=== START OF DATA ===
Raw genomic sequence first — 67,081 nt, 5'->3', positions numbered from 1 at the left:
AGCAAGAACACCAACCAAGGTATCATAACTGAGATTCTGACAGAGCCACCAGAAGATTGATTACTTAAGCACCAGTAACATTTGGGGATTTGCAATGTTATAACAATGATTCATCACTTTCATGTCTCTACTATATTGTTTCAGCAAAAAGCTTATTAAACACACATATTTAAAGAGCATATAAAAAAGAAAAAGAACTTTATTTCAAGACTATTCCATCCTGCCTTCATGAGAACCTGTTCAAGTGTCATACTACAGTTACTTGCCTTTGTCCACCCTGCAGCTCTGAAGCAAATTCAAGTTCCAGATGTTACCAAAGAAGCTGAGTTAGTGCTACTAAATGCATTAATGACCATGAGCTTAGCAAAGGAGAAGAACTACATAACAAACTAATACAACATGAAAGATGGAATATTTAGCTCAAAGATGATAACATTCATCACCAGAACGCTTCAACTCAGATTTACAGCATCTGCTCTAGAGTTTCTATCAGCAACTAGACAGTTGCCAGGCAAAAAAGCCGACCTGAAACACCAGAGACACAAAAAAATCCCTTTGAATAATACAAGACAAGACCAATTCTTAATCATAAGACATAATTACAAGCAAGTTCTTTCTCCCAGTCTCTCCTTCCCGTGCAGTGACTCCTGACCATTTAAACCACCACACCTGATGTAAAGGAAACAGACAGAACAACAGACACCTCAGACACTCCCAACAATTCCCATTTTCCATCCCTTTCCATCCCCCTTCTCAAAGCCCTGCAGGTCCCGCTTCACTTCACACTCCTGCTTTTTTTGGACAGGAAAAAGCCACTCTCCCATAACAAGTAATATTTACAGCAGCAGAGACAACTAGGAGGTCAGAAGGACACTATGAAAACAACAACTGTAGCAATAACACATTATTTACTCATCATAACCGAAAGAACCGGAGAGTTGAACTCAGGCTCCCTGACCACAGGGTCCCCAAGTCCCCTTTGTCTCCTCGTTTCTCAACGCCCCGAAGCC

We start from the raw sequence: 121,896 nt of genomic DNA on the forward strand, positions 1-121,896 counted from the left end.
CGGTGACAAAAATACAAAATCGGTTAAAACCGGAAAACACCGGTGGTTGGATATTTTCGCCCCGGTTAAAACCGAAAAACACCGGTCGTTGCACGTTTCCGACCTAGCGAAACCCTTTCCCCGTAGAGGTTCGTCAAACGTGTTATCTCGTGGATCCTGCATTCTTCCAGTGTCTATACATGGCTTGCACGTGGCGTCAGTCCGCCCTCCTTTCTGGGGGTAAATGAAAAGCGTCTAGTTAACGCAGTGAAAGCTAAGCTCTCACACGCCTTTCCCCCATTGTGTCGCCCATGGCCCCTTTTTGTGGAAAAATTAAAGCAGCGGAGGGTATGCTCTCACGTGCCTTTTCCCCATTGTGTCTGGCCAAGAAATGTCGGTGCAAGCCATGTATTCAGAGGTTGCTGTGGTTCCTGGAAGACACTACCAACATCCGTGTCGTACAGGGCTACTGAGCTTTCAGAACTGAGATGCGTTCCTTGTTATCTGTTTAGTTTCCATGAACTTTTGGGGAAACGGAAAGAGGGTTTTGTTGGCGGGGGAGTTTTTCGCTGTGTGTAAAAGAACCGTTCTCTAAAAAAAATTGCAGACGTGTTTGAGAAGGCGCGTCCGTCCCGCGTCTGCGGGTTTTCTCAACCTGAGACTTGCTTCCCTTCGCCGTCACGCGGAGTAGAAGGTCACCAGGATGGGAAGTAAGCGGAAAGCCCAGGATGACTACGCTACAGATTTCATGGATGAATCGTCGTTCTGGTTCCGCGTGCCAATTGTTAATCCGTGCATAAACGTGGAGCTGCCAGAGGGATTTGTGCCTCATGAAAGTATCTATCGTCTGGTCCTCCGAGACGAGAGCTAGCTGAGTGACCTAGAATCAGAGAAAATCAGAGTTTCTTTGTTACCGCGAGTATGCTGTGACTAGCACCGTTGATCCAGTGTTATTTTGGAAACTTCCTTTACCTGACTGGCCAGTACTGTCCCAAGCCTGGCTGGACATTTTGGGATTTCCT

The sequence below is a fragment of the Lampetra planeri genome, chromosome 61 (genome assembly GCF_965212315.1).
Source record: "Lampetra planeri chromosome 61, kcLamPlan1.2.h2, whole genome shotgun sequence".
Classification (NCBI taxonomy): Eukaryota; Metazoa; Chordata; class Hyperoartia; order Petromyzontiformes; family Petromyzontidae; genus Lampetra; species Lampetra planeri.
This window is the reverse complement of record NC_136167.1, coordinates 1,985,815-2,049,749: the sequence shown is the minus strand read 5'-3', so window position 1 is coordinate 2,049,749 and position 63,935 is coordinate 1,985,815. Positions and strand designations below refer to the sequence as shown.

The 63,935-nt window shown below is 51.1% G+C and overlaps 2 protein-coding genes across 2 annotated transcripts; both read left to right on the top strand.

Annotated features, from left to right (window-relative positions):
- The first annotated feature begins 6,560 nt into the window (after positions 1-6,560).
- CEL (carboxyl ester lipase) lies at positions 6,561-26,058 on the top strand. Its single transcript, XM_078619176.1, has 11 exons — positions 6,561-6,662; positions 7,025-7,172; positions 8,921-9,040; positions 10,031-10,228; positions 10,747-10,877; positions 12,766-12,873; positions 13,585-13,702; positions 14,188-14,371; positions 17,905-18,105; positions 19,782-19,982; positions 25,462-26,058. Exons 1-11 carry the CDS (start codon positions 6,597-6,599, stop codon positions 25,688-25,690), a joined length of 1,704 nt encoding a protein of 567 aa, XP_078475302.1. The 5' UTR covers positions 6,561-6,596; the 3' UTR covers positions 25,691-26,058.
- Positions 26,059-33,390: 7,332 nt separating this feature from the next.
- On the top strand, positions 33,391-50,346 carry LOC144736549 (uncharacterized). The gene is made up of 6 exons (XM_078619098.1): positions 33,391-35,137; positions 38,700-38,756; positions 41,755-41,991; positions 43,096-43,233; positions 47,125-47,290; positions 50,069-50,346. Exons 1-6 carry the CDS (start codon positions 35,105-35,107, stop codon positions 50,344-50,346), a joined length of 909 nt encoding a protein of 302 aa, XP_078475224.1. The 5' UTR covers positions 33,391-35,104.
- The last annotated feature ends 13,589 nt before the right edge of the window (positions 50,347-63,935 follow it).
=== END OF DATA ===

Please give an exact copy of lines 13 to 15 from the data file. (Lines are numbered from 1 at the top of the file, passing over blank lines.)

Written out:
- Positions 26,059-33,390: 7,332 nt separating this feature from the next.
- On the top strand, positions 33,391-50,346 carry LOC144736549 (uncharacterized). The gene is made up of 6 exons (XM_078619098.1): positions 33,391-35,137; positions 38,700-38,756; positions 41,755-41,991; positions 43,096-43,233; positions 47,125-47,290; positions 50,069-50,346. Exons 1-6 carry the CDS (start codon positions 35,105-35,107, stop codon positions 50,344-50,346), a joined length of 909 nt encoding a protein of 302 aa, XP_078475224.1. The 5' UTR covers positions 33,391-35,104.
- The last annotated feature ends 13,589 nt before the right edge of the window (positions 50,347-63,935 follow it).